The Estes Park School District R-3 is excited to announce their focus on Restorative Practices for students and staff throughout the Estes Valley and our school district.  Restorative practices work to build community and can help to create calmer, more focused classrooms, in addition to strengthened relationships. When using restorative practice, teachers often find the overall ratio of time spent managing behavior is reduced, and through this reduction, staff are allowed to focus more energy on instructional time and learning pursuits.  

On August 17th, in partnership with Estes Valley Restorative Justice Practices, Estes Park School District communicated their planned initiative with a presentation from Melissa Westover, the EVRJP Manager and Executive Director, and Mary Barron, the newly-recruited Restorative Practices Coordinator at the Estes Park School District.

Mary Barron joins the staff at Estes Park Schools through a grant-funded position that will focus on bringing attention to the Restorative Justice Practices in all district schools. She has 20 years of experience in education, including years of experience supporting students with  special education services.

The community-based presentation and in-house training provided a great overview and history of restorative practices, how they are used, and why they are successful in school settings. The presentation touched base on the importance of providing framework to help students take responsibility for their actions and see multiple points of view, two very important outcomes that were identified through the Estes Thrives project, last spring.  The entire staff was able to join into a firsthand demonstration of using the "Classroom Circle" approach, which will become more visible throughout the Estes Park Schools as the restorative practices collaboration grows.  About 150 staff were included in the connection circles as a way to not only provide initial training, but the circles also allowed staff to express their critical next steps in the training process.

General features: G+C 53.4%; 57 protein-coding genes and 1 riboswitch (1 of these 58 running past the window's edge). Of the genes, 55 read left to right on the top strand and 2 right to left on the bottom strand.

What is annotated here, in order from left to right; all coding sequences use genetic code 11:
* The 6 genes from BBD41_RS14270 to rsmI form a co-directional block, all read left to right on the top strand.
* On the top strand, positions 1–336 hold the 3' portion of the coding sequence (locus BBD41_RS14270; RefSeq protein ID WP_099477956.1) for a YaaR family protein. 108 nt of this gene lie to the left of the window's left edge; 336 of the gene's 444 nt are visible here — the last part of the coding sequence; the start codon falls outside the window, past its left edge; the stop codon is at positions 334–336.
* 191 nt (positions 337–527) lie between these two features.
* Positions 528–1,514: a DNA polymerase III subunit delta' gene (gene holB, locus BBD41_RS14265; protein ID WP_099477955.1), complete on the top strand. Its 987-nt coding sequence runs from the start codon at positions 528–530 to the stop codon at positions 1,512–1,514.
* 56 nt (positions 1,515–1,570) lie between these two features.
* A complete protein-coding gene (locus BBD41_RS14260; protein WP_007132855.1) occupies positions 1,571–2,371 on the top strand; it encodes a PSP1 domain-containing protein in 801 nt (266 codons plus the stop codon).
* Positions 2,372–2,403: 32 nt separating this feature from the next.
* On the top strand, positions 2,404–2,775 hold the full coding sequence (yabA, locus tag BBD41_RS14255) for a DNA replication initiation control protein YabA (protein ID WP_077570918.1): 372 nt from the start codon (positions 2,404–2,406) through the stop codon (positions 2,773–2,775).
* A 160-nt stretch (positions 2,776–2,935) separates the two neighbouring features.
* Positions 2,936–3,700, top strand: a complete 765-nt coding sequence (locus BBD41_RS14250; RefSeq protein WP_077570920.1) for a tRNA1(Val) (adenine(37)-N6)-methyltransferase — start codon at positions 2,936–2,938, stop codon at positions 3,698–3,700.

As for the ongoing restorative practices work in our schools, Girls Circle and The Council for Boys and Young Men, are set to start the week of Labor Day and run through the end of the semester.  The Girls Circle will be available to grades 4 through 12, and the Boys Council will be available to grades 6 through 8.  

In addition to the school circles, the school staff members are working on Student Support and Accountability Circles (SSAC).  Circles of Support and Accountability (COSA) are based on restorative justice principles, giving students an acceptance of responsibility for their roles in both creating and solving problems.  The circle represents a bond of mutual respect, understanding, and ownership of the process.


For more information on how you can join the conversation, or to volunteer to help with any of the upcoming scheduled circles, please contact Mary Barron, at  

Melissa Westover






A huge thanks to our partners at EVRJP and to the group of volunteer circle facilitators for the training on August 17th: Bill McNamara, Charlie Waller, Denise Lord, Mary Barron, Melissa Westover, Russ Nehrig, Sarah Davies, Susan Stewart, Curt Plassmeyer, Teri Beaver.